Conjunctions of Condition

As their name requires, conjunctions of condition are used to express events that need a special condition to happen.

What Are Conjunctions of Condition in English?

What Are Conjunctions of Condition?

Conjunctions of condition are used to express a condition or contingency that must be met for something to happen or be true. They are words that connect two clauses or phrases to indicate that one is dependent on the other.

Common Conjunctions of Condition

The following list presents some of the conjunctions that can be used to form conditional sentences:

Here are a few examples using these conjunctions:

If they hold the party without me, I am going to get angry.

He was going to ditch us unless we told him the truth.

Once you learn it, you will love it for the rest of your life.

If

The conjunction 'if' is used to introduce a clause that expresses a condition or contingency that must be met for something to happen or be true. It is commonly used in the zero, first, second, third, and mixed conditionals. Here are a few examples:

If you were here, they wouldn't hurt me.

If Marco comes, I will stay for dinner.

Unless

Unless is used to indicate that something will not happen if something else does not happen. In other words, 'unless' means 'if not'. Here are a few examples:

He won't go to sleep unless you tell him a story.

Unless you call Alex, he won't leave the house.

Once

The conjunction 'once' usually means 'as soon as', but in some contexts, it can also mean the same as 'if'. In general, 'once' is used to indicate that something will happen immediately after a certain condition is met. For example:

Once you get to know him, he will seem really interesting.

Once he becomes angry, no one can control him.

Phrases That Indicate Conditions

Using conjunctions of condition to talk about a condition

There are some phrases that can act as conjunctions to link two clauses, where one of the clauses expresses a condition. Here are the phrases:

  • In case
  • As long as/so long as
  • Provided (that)
  • Only if
  • If only

In Case

'In case' is used to express the possibility that something might happen, and to prepare for that possibility by taking action or making a plan. It can also be used to express a condition or contingency that must be met in order for something to happen or be true. Here are a few examples:

Keep the blanket, in case it gets cold at night.

In case he calls, tell him that his mother is ok now.

As Long As, So Long As

'As long as' and 'so long as' have the same meaning. They are both used to introduce a clause that expresses a condition and can mean 'provided that'. Check out the examples:

As long as you behave, they will keep you in their house.

She would take care of the kids so long as you pay her.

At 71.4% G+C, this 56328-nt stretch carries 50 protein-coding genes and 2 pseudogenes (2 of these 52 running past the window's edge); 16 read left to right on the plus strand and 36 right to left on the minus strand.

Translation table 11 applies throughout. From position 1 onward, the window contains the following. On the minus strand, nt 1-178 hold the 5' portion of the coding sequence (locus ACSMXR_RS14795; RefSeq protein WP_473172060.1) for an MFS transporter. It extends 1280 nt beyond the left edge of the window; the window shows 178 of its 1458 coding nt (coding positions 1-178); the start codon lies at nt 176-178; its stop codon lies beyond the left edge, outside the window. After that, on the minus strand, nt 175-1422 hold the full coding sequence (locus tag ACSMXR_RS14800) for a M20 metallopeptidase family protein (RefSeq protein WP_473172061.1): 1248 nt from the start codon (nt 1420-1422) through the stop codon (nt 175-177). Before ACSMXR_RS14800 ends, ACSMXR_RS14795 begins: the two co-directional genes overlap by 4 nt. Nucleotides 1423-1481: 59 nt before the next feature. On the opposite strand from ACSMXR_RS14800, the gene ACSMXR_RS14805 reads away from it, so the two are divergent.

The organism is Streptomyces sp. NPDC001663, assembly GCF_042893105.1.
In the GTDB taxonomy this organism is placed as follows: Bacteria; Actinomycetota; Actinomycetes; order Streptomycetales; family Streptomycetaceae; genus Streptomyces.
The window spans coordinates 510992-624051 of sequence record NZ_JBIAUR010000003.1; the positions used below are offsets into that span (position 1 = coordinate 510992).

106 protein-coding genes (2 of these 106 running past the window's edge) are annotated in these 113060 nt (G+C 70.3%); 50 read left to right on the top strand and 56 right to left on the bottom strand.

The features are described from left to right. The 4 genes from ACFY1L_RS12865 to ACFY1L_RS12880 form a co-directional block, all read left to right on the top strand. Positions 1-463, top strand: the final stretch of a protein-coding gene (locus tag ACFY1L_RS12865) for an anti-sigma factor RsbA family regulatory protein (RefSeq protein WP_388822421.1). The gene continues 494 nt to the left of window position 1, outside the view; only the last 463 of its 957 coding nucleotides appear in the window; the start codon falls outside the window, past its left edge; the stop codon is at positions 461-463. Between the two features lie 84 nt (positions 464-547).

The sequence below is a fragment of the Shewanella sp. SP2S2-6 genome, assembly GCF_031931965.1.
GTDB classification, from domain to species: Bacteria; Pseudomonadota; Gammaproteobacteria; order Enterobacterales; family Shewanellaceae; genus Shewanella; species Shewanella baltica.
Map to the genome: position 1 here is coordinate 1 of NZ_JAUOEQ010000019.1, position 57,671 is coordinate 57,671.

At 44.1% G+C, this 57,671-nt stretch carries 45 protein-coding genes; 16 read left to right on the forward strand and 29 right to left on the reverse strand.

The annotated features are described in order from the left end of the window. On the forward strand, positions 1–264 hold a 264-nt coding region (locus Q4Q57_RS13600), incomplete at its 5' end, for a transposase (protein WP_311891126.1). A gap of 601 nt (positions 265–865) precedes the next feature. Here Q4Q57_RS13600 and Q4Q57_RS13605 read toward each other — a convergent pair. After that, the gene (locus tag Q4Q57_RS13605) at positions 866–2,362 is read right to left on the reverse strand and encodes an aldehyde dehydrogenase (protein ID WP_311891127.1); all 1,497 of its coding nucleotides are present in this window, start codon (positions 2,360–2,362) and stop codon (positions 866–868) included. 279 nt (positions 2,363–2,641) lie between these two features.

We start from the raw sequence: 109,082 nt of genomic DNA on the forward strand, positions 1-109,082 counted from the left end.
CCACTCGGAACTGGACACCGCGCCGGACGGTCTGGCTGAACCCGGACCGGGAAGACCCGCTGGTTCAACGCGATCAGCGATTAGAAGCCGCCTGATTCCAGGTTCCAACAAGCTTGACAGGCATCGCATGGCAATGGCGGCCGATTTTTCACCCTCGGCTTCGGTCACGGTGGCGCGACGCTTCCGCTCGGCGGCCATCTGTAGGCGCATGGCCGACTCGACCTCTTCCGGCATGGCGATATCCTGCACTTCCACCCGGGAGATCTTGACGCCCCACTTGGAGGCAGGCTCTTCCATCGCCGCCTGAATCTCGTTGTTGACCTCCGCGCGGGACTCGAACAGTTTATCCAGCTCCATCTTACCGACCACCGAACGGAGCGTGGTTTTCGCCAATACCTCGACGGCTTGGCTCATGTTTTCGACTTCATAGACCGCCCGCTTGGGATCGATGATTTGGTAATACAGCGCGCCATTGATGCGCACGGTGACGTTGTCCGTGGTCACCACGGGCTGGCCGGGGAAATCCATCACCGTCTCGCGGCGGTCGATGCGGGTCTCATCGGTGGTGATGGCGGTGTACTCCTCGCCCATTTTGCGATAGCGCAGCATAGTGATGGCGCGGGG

Provided (that)

The conjunction 'provided' is sometimes followed by the word 'that'. Together, they are used to introduce a clause that expresses a condition, and can mean 'in a condition that', 'if', or 'only if'.
Check out a few examples:

You can stay here, provided that your mother is ok with it.

The doctor will help, provided that he is not pretending to be sick.

Only If

Only if has the same meaning as provided that. It means 'in a condition that'. Here are a few examples:

Maria will talk to him, only if it benefits her.

Only if you read more about history, you can understand that it repeats over and over.

If Only

If only is used to express a hypothetical or wishful condition in which something unpleasant could be avoided or changed. Check out these examples for more clarification:

If only she had paid more money, we could have been sure that the products are original.

I would do whatever I could if only she asked me.

Inversion

We can form conditional sentences without 'if' by using an inverted past subjunctive clause which marks the condition, followed by the main clause which expresses the consequence. This makes the sentence more formal. Pay attention to the examples:

Had I known you better, I would never have punched you in the face in the first place. → If I have known you better, I would never have punched you in the face in the first place.

Were I you, I would take the job offer. → If I were you, I would take the job offer.

Review

Conjunctions of condition are used to express a particular condition for something else to happen. They can be single words or phrases that can link two clauses. Here are conditional conjunctions.

  • If
  • Unless
  • Once
  • In case
  • As long as/so long as
  • Provided (that)
  • Only if
  • If only

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